When you write from a divided home, it is inevitable that the divide manifests itself in your writing. Writers from South Africa, I suppose, therefore feel compelled to return to apartheid in some form- either in Coetzee's Disgrace or in Gordimer's 'The Conservationist'.
In fact, Conservationist did remind me terribly of the other. The white man with a loosely strewn together life, a farm with black workers, the divide and the mutual acceptance across the divide.
The book primarily consists of self-monologues of a white millionaire in an apartheid South Africa, who buys a farm in the suburbs. The monologues and thought chains draw out his rootlessness and the emptiness of his life. The title very beautifully captures his essence - a man comfortable with the state of affairs, disinterested in freeing his country out of the apartheid which serves him well. In other words, a man who wants to conserve what is. Very subtly, Gordimer has mocked this entire group of these 'comfortable' people, which were instrumental in maintaining the racial divide.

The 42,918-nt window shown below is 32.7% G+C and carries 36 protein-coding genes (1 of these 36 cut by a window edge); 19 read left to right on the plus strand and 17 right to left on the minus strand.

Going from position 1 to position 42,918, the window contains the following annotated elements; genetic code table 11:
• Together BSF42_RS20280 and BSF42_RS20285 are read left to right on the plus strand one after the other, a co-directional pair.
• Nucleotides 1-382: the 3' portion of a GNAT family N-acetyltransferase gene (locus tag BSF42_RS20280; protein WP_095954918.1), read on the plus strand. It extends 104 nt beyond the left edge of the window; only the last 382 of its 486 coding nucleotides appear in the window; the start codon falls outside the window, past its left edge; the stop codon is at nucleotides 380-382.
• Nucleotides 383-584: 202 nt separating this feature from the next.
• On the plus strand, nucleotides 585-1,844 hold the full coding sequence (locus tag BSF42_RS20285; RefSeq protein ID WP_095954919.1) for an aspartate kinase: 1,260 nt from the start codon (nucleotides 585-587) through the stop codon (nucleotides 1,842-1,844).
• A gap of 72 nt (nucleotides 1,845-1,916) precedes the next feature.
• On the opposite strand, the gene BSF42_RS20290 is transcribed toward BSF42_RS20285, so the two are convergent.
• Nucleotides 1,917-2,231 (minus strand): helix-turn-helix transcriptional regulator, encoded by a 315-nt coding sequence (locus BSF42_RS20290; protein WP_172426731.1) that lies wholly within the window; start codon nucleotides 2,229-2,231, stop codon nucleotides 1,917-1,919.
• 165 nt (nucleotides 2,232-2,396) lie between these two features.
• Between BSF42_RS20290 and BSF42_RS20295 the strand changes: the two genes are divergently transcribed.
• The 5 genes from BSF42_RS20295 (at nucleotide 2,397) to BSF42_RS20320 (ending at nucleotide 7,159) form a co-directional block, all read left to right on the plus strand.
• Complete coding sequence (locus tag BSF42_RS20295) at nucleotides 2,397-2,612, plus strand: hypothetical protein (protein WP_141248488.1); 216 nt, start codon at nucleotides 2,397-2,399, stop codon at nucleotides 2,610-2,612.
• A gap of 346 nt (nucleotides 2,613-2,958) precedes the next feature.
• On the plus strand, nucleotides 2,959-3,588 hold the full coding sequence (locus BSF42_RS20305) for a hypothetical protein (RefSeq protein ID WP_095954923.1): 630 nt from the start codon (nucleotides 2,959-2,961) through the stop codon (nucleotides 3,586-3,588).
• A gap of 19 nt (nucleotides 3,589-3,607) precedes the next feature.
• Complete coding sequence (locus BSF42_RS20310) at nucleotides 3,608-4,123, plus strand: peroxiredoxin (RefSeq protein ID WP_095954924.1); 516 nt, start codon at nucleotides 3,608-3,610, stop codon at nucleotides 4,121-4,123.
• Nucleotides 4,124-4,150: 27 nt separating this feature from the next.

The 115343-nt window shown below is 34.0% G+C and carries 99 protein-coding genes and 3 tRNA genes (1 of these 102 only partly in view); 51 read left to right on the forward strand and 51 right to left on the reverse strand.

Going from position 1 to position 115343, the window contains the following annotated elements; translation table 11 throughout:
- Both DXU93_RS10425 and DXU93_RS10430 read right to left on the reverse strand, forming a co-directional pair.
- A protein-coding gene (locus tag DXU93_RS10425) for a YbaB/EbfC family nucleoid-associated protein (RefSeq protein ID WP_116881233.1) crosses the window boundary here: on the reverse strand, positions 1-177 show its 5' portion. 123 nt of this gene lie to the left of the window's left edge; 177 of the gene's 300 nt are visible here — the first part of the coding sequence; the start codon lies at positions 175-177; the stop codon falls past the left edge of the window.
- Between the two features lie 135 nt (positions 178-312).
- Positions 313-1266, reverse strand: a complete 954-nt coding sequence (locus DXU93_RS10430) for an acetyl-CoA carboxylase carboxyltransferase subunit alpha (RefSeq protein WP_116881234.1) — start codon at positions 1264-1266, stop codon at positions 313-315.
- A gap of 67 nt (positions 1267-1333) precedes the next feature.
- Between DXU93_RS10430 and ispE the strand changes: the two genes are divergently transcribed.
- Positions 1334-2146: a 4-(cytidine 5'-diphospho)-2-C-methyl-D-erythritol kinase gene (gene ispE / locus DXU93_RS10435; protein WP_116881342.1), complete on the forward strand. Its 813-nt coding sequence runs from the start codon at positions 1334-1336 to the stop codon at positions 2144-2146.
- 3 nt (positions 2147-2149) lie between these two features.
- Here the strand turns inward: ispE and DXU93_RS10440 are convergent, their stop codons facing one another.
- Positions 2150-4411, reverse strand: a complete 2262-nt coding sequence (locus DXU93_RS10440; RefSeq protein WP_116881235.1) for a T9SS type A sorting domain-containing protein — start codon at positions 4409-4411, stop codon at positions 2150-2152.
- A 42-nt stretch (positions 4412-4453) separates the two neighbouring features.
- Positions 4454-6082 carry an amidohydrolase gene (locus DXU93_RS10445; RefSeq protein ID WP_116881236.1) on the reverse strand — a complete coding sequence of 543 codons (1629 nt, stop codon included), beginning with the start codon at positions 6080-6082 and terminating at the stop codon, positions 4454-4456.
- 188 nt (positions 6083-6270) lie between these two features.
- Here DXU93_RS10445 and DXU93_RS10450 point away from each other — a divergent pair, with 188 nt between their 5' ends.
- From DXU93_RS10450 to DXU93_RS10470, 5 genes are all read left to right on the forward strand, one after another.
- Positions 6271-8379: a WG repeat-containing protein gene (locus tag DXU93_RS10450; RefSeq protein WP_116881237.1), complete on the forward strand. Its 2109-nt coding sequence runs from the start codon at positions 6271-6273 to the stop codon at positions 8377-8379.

At other times, she delves into the monologues of a few others - significantly the rich man's farm manager Jacobus and an old Indian shopkeeper living close to the farm. Both these men too, are reluctant to any kind of change - comfortable in the continuum. Through them, she tries to give the perspective of those discriminated against and the immigrants, always struggling to only keep their feat on the foreign land.
The Conservationist is a rewarding reading, even though it is a bit tedious because of its monologues. The 'You' in the monologues keeps referring to several different people - the son, the mistress, the ex-wife, and you have to pay attention or the monologue floats away fast. But in the midst of the tedium, you can see in the rich farmer the entire country. And then there is the freshness of the farm to enjoy.